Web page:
Deshpande on Ling and Abdenur and Banerjee and Kurian and Lama and Bo, 'India China: Rethinking Borders and Security'

L. H. M. Ling, Adriana Erthal Abdenur, Payal Banerjee, Nimmi Kurian, Mahendra P. Lama, Li Bo
Anirudh Deshpande

L. H. M. Ling, Adriana Erthal Abdenur, Payal Banerjee, Nimmi Kurian, Mahendra P. Lama, Li Bo. India China: Rethinking Borders and Security. Configurations: Critical Studies of World Politics Series. Ann Arbor: University of Michigan Press, 2016. 192 pp. $65.00 (cloth), ISBN 978-0-472-13006-1.

Reviewed by Anirudh Deshpande (University of Delhi) Published on H-Asia (December, 2017) Commissioned by Sumit Guha

Printable Version:

India-China Borders

Fifty-five years after China and India fought a war over an ill-defined “colonial” border in 1962, war clouds have gathered again during this monsoon season on the contested Himalayan ridges and valleys between contemporary Asia’s two demographic and economic giants. In 2017 the competing nationalisms in Beijing and New Delhi are focused on Doklam where the borders of Bhutan, China, and Sikkim meet. There is talk of war in both countries and there is more talk of once and for all settling the border dispute between India and China, both highly militarized nuclear power states, by armed force. It seems all moderation has drowned in the cacophony of jingoism because the media on both sides ceaselessly fans the fire of ultra-nationalism.

Serious students of history know that the past is replete with instances of border disputes, fired by nationalism, escalating into major or even world wars. Above all, was it not Germany’s desire to achieve its expansion up to its “natural” borders and beyond that was one of the main causes of the Second World War? No one can dispute this. This is notwithstanding the fact that in 1939 Germany was a relatively new nation, united and created in 1870, compared with the older nations of Europe like France and Britain. The case of Germany and Italy suggests that the newer the nation the greater the grip of the Westphalian model, repudiated by the volume under review, on the historical imagination of its people. 

The voice of moderation and humanism continues to be raised in some sections of the Indian media. In this context, the ideas page of the July 29, 2017, issue of Indian Express makes for interesting reading. It contains two analytical pieces on the India-China border related to the current Doklam crisis. One article by Praveen Swami, well-known defense expert, calls for “creative dialogue” between Beijing and New Delhi because the “price of a single misstep can be mass death.” It is not difficult to see why and how a nuclear war between India and China will destroy much of Asia and possibly usher in the end of humanity. Swami warns against a war almost made possible by “India’s melodrama addicted television anchors.”[1]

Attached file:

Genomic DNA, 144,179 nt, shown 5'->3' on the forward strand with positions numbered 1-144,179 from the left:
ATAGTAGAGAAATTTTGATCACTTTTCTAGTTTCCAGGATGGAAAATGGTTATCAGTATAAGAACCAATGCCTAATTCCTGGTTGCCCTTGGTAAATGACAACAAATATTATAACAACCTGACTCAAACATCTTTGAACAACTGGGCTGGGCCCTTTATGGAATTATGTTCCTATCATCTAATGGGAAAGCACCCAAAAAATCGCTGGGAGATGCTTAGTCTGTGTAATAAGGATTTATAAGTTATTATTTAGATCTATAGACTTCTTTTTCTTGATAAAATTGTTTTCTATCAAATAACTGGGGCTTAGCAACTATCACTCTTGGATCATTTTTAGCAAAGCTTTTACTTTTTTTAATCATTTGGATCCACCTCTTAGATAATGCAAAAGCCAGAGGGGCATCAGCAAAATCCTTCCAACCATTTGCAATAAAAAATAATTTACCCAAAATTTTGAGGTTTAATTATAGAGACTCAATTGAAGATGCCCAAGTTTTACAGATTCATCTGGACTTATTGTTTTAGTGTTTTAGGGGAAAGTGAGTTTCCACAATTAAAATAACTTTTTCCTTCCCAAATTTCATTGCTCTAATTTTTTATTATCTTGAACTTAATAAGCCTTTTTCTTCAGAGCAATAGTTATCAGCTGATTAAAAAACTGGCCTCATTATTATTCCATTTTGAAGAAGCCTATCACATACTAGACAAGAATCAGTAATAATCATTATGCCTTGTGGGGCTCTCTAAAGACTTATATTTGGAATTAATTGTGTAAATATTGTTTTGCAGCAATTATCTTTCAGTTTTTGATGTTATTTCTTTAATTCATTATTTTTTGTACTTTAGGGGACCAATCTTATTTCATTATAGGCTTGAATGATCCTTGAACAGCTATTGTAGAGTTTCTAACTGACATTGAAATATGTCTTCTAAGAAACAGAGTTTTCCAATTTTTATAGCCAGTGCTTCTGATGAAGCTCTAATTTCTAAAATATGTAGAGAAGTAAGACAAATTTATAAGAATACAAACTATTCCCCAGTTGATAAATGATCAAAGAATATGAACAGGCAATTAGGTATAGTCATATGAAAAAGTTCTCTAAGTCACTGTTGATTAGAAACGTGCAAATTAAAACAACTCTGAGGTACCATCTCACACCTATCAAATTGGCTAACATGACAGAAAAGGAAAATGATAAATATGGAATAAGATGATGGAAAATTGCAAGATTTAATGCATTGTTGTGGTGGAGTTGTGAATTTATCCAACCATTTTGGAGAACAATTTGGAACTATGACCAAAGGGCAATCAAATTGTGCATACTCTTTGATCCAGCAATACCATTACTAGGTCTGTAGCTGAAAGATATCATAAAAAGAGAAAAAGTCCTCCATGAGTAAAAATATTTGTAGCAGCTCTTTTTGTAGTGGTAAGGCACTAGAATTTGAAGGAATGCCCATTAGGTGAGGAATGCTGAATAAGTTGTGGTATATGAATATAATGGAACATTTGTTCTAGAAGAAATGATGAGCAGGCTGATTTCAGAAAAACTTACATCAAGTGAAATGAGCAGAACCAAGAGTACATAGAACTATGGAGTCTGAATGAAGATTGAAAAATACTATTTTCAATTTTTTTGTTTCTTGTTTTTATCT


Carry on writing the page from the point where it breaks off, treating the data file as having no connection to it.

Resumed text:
The other article in Indian Express, by Tenzing Lamsang, draws our attention to the economic and political relations between Bhutan and India. Lamsang underlines the dialogical nature of a border. So far, Bhutan has no diplomatic ties with China and has stoutly resisted all Chinese attempts to resolve its border disputes with Thimbu. Bhutan has also stayed away from the One Belt One Road (OBOR) economic initiative taken by China. According to Lamsang, Bhutan does all this and more in accordance with a philosophy called Driglam Namza, in other words, the “ability to stoop and conquer” and remain neutral between two ambitious powerful nation-states. But things can change if India does not keep the economic interests of Bhutan in mind while dealing with Thimbu in the future. In that event, Bhutan “would have to really explore a host of economic opportunities to sustain its economy in the long run.”[2] Unfortunately India’s record of treating its mountain neighbors with the respect they deserve as strategic allies against China is not something to write much about.